The likelihood of achieving your destination in the required timeframe has now become that much harder to achieve and is left largely to guesswork.

From a business perspective, if you prepare financial information for your business monthly or quarterly, you will have some idea of how you are going relative to your financial destination — but as with your car speedometer, it can be hard to know whether you are on track during the periods between the reports.

Financial information is mostly historical — a bit like that roadside sign you saw 10 minutes ago that told you that you still have 120 miles to go. But without that speedometer, you won’t be able to work out how you are going until you see the next sign.

Advertisement

An effective budget (or sales plan as we prefer to call it) can help provide timely, relevant information as you need it. This is the equivalent of your speedometer telling you right here and now whether you are ahead or behind on your speed. A good sales plan allows you to measure your business daily so you know whether you need to put your foot on the gas or not.

So break down your budget into daily targets across each department and monitor it every day during the year.

The time to rectify your budget if you are falling behind is after the first few days of the month, not when the month is over. Use your speedometer, and don’t wait for that next roadside sign to come along.


David Brown is president of the Edge Retail Academy, an organization devoted to the ongoing measurement and growth of jewelry store performance and profitability. You can contact him at [email protected]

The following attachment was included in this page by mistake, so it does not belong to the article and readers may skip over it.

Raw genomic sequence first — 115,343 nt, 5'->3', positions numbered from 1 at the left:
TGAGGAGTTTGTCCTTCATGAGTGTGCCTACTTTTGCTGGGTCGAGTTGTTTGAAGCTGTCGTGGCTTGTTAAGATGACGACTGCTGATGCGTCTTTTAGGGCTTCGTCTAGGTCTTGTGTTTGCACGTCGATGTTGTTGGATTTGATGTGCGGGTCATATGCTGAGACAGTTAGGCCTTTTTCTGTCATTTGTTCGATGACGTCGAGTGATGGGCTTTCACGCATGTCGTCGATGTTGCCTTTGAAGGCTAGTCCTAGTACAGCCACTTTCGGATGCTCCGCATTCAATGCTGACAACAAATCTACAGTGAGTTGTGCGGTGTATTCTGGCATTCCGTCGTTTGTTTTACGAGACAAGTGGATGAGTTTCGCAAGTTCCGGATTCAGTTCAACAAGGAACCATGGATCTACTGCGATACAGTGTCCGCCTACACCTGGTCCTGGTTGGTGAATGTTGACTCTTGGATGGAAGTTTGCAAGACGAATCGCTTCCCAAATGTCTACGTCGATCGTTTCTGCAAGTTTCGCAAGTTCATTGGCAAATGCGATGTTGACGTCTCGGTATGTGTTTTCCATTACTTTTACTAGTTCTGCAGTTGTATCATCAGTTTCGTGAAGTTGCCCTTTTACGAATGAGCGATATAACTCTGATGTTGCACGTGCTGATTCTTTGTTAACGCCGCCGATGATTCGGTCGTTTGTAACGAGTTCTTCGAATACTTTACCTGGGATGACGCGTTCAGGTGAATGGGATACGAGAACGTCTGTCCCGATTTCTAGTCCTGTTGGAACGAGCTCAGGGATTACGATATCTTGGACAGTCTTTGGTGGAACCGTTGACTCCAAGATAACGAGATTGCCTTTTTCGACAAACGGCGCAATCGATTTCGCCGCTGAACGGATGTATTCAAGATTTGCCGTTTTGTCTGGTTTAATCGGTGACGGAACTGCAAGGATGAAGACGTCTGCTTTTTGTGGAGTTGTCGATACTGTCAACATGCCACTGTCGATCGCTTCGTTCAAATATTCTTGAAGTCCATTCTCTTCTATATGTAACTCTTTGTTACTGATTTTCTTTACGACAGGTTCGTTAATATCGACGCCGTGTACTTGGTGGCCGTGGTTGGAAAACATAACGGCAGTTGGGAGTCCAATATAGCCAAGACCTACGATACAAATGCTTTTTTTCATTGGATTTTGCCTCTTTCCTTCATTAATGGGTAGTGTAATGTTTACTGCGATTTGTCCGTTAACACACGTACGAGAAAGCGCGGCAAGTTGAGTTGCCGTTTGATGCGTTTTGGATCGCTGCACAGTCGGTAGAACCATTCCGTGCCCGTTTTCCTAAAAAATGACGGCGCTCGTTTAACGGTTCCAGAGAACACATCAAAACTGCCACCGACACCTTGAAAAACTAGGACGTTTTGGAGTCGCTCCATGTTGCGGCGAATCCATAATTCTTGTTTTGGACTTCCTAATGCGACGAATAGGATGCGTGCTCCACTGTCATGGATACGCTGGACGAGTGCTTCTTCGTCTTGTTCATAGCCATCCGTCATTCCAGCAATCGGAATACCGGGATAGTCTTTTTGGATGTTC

[span class=note]This story is from the January 2010 edition of INSTORE[/span]

If you’d like to contribute your own data and receive a personalized KPI report each month, call (877) 910-3343 or e-mail: [email protected].

Advertisement

{loadposition xtra-browncolumn}

Advertisement

SPONSORED VIDEO

Wilkerson Testimonials

If It’s Time to Consolidate, It’s Time to Call Wilkerson

When Tom Moses decided to close one of the two Moses Jewelers stores in western Pennsylvania, it was time to call in the experts. After reviewing two candidates, Moses, a co-owner of the 72 year-old business, decided to go with Wilkerson. The sale went better than expected. Concerned about running it during the pandemic, Moses says it might have helped the sale. “People wanted to get out, so there was pent-up demand,” he says. “Folks were not traveling so there was disposable income, and we don’t recall a single client commenting to us, feeling uncomfortable. It was busy in here!” And perhaps most importantly, Wilkerson was easy to deal with, he says, and Susan, their personal Wilkerson consultant, was knowledgeable, organized and “really good.” Now, the company can focus on their remaining location — without the hassle of carrying over merchandise that either wouldn’t fit or hadn’t sold. “The decision to hire Wilkerson was a good one,” says Moses.